Mind And Heart
It helps me to remember a concept that a wonderful psychologist and counselor once explained to me: our minds process things exponentially (like 2 x 2 = 4, 4 x 4 = 16, 16 x 16 = 256, and so on). But our hearts (and thus our emotions) learn things arithmetically (hence 2 + 2 = 4, then 4 + 4 = 8, then 8 + 8 =16, and 16 + 16 = 32, etc.).
Hence, you can see the vast gap between our mind (which quickly reaches 256) and our emotions (simultaneously lingering back at only 32, within the same time interval). That's because we can intellectually know about something on deeper and expanded levels, yet our heart is still left in the dust, rudimentarily processing situations and experiences. And in the midst of all that, we sometimes don't have the luxury of our emotions catching up; sometimes we have to act immediately, because certain situations call for it.
To make that leap and bridge the mind/heart gap, it's a leap of faith, and one we must take holding on to God's hand, because He is the great Unifier. And even when circumstances may truly be dire and irreversible, we always have the choice (hard as it may be at times) to view things with a more positive approach, using expanded spiritual perspectives.
The URANTIA Book teaches, "Anxiety must be abandoned. The disappointments hardest to bear are those which never come."2 Richard Bach, author of Jonathan Livingston Seagull, said: "Every problem has a gift for you in its hands." Buddha taught people to see (and then embrace) the unseen opportunities presented within each of life's circumstances, no matter how challenging. And of course it's key to have "an attitude of gratitude," a phrase coined by endocrinologist Hans Selye.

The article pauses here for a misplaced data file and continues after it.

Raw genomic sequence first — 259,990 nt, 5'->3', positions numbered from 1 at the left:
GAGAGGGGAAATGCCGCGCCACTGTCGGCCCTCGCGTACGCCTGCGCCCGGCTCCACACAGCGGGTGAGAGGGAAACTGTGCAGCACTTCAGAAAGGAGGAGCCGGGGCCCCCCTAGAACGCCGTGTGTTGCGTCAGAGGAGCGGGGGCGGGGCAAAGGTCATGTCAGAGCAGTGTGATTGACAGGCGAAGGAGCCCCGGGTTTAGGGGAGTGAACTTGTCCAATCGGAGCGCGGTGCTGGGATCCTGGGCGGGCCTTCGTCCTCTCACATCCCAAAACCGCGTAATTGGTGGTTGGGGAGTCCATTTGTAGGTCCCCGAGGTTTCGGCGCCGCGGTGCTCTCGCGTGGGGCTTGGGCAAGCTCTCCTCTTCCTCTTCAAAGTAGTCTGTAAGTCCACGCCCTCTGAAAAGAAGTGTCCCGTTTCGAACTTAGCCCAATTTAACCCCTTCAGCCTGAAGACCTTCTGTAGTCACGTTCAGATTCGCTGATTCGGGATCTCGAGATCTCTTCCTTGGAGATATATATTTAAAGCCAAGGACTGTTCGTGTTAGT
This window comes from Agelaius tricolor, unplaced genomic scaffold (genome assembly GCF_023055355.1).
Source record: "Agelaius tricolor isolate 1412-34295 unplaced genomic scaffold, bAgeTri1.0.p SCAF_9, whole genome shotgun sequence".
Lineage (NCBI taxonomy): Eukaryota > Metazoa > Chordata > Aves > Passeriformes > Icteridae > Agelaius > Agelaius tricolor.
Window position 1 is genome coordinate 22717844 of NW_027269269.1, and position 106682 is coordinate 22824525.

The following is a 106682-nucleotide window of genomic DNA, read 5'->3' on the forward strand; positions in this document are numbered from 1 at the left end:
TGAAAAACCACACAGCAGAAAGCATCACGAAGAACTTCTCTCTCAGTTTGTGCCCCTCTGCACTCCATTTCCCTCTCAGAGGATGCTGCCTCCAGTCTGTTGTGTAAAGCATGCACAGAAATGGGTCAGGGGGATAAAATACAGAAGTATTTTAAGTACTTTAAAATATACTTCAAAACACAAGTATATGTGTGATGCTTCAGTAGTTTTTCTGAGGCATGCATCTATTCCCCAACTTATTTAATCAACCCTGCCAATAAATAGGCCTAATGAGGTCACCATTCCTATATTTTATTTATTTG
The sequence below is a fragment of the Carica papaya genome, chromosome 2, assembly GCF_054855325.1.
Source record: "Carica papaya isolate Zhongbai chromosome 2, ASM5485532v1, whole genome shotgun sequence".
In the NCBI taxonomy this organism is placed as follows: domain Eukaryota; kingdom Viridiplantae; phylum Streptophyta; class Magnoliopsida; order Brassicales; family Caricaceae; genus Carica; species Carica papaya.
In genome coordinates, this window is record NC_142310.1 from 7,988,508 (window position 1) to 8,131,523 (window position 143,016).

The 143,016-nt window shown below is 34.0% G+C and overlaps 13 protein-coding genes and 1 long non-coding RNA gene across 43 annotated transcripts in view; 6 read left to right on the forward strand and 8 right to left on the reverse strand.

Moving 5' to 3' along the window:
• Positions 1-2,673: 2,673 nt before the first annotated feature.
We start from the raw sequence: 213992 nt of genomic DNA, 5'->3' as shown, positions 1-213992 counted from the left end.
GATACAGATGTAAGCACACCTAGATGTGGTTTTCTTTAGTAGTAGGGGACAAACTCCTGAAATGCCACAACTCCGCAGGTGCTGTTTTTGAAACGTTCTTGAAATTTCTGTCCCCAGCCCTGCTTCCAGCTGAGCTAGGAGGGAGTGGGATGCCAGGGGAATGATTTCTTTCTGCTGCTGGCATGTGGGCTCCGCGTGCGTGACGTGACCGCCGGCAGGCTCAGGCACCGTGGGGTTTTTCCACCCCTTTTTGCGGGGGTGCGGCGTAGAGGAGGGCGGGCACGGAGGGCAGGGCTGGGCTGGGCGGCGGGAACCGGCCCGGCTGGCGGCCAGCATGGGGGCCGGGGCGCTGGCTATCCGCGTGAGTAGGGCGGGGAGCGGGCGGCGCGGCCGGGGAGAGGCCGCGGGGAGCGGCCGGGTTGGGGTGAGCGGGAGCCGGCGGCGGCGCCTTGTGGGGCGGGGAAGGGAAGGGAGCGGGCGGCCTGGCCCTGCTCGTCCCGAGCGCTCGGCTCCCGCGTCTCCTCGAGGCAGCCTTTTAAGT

The Bible explains it this way, "In everything give thanks."3 Note that it doesn't say "for everything give thanks" but rather "in everything," because God doesn't promise us a bed of roses in life. Instead He promises to walk through the fires of life's trials and hardships with us, to strengthen us and give us wisdom, expecting us to walk in humility and trust in Him.
In the face of great loss, pain, or suffering, it takes very deliberate effort to change our minds to see any good therein and find the opportunities nested inside, yet often these trials can be our greatest growth and maturation times. Difficulties strengthen us, especially if we embrace the hardships with fortitude. We have a responsibility to do our best to keep our head above the waters of adversity, so we can reach out to others whose need is greater than our own, no matter what we're facing.
Even in the midst of horrific situations and genuine catastrophes, staying calm and centered in our relationship with God is the only way to move forward. The very bottom line in facing any fear is bona fide faith—that faith in God and His ultimate loving care that leads to "a peace that passes all understanding." 4
12-Step Programs (like Alcoholics Anonymous/A.A.) have some good slogans to help along on life's journey, including "Your feelings are real, but they're not necessarily reality." Another is the acronym: F.E.A.R. = False Evidence Appearing Real. They illustrate how important it is to intelligently assess the actual amount of truth and facts of any given situation that we may find ourselves in or impacted by to build a solid foundation.
Then noticing how we allow our emotions to color our perspective becomes crucial if we're going to overcome fear. Sometimes getting other people's opinions and insight—from people we truly respect and trust to be honest—can help us find balance in our own hearts and minds.
There's a modern psychology term that hits the nail on the head in relation to helping us gain a balanced perspective and see how our minds unfortunately can so easily head us in the wrong direction, if we don't redirect our thoughts. It's called catastrophizing.